Learning by Moving and Manipulating
“Different children learn differently,” explains Stacy Kroger, Canterbury Elementary third grade teacher. In her classroom, students work in small groups, in pairs, or independently at specially prepared stations. “I know that hands-on activities and movement demonstrations allow some students to grasp concepts faster, so I incorporate them into lessons whenever possible.”
She begins a math lesson by asking students what they remember from previous lessons about lines, line segments, and rays. Kroger introduces the concept of angles and moves her body to show the class how angles change: a quarter turn, a half turn, and a full clockwise turn. The students stand and follow her prompts to make various angles. The movements require control and concentration.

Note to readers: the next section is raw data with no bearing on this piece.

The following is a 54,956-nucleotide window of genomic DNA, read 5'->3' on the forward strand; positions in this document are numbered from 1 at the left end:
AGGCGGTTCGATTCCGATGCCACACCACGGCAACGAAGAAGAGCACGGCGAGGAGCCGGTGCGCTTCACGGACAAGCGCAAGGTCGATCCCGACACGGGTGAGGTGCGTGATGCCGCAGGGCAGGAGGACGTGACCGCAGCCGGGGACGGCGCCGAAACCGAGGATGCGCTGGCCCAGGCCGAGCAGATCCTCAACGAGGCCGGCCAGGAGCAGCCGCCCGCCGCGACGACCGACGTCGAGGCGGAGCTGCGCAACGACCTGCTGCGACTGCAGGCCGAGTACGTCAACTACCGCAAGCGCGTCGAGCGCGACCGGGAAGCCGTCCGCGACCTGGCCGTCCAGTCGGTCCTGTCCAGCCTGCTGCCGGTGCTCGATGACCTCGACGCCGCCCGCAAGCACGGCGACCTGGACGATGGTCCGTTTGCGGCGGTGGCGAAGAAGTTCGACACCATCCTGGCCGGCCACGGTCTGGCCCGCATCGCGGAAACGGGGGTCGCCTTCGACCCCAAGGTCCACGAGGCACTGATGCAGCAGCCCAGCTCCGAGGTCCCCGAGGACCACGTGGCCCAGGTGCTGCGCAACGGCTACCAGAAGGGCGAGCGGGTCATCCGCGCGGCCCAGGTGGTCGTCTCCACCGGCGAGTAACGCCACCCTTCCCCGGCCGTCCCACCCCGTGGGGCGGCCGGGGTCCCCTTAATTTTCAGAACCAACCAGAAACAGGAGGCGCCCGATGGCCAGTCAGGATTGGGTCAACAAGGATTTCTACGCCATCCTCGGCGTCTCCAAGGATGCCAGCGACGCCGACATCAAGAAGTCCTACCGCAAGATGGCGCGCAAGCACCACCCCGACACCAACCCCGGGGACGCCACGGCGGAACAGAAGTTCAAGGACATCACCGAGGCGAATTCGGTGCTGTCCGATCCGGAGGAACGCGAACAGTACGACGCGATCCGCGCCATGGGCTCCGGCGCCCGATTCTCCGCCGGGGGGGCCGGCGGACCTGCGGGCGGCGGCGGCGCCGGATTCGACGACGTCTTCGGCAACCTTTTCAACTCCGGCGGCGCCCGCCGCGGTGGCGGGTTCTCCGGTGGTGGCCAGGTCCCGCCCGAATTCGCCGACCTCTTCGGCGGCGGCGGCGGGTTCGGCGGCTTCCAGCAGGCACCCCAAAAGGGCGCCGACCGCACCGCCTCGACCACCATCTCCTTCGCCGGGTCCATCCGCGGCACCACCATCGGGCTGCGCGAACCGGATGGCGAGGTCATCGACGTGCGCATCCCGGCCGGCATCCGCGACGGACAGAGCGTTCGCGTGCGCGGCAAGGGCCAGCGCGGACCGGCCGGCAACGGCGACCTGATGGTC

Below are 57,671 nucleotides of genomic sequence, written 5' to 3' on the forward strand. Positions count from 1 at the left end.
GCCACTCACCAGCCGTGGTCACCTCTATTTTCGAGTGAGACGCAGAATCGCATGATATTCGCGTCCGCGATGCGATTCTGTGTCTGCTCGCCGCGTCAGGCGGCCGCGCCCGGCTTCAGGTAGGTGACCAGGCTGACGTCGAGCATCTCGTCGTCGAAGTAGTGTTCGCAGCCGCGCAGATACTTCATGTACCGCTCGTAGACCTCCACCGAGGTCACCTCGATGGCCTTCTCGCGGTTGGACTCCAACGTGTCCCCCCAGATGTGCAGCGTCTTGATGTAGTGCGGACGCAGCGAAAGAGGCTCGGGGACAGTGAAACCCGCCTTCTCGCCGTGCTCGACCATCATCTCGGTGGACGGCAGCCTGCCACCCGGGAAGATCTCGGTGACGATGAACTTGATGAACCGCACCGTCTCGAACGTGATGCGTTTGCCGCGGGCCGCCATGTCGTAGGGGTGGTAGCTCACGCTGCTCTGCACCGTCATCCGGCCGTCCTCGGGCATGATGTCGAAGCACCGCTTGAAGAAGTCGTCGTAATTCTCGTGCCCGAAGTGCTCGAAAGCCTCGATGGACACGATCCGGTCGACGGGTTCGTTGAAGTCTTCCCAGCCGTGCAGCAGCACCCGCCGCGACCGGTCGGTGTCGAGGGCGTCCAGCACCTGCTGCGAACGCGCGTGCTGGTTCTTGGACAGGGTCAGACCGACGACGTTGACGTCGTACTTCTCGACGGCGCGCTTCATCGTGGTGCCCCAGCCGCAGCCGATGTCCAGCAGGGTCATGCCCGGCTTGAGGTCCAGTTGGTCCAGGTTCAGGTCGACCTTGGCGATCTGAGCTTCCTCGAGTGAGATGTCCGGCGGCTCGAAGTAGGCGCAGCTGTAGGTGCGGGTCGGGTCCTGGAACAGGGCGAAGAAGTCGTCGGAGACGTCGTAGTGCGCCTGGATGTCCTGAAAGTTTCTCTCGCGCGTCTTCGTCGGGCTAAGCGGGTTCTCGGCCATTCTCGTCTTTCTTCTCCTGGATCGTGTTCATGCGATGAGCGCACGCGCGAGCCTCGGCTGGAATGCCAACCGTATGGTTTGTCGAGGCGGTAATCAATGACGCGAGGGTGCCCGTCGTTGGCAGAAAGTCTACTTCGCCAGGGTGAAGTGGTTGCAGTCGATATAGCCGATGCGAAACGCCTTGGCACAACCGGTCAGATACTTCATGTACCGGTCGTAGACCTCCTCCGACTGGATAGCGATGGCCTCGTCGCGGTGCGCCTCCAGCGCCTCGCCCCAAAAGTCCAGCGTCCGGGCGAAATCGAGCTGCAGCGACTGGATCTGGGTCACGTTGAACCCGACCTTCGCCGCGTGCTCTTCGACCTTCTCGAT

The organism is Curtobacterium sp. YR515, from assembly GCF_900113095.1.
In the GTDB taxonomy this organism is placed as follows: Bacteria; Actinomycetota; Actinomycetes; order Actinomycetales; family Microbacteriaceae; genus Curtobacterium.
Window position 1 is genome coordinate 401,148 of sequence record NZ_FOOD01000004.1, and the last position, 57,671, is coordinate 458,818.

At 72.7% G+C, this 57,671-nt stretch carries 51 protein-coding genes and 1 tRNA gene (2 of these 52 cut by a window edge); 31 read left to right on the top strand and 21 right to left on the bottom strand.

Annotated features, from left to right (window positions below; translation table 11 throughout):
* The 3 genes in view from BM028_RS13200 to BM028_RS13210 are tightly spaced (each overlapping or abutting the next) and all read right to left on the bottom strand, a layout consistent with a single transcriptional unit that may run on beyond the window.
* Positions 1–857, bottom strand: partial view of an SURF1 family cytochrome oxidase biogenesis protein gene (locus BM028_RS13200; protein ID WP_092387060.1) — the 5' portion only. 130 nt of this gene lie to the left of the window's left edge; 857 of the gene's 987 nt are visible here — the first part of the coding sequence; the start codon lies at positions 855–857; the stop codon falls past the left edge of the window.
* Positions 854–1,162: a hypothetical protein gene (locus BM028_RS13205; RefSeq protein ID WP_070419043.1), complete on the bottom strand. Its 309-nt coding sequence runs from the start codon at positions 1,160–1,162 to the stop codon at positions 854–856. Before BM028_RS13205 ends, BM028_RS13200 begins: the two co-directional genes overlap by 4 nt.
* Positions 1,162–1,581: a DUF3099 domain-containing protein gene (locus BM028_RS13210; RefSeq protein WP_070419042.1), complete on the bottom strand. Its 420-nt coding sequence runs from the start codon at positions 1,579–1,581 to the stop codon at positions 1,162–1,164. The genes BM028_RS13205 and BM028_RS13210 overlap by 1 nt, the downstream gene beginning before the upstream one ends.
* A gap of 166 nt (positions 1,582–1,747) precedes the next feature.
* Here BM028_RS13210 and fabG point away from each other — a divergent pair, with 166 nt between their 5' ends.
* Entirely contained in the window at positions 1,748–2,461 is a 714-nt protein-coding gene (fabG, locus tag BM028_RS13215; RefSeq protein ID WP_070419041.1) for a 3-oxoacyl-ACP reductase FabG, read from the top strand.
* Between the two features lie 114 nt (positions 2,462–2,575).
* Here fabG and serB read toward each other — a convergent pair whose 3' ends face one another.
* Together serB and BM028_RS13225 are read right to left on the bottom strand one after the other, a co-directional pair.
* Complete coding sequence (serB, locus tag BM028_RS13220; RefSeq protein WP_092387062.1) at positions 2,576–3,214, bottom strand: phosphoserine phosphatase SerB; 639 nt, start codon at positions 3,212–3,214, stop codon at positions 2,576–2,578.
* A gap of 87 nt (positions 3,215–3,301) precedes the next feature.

Now, the students are ready to form angles with a pair of straws connected at the vertex by a twist-tie. The teacher demonstrates how to make a quarter turn clockwise with her straws, and reminds them that it is called a right angle. She slowly walks through the classroom observing their work. As the students gain confidence, she asks them to make more challenging angles ― obtuse and acute.
A typical week includes whole class activities, team teaching and parallel teaching with a special education teacher. “Everyone seems to benefit from being more involved,” explained Kroger. “A variety of learning groups and a mixture of activities keep everyone engaged which mean more success.”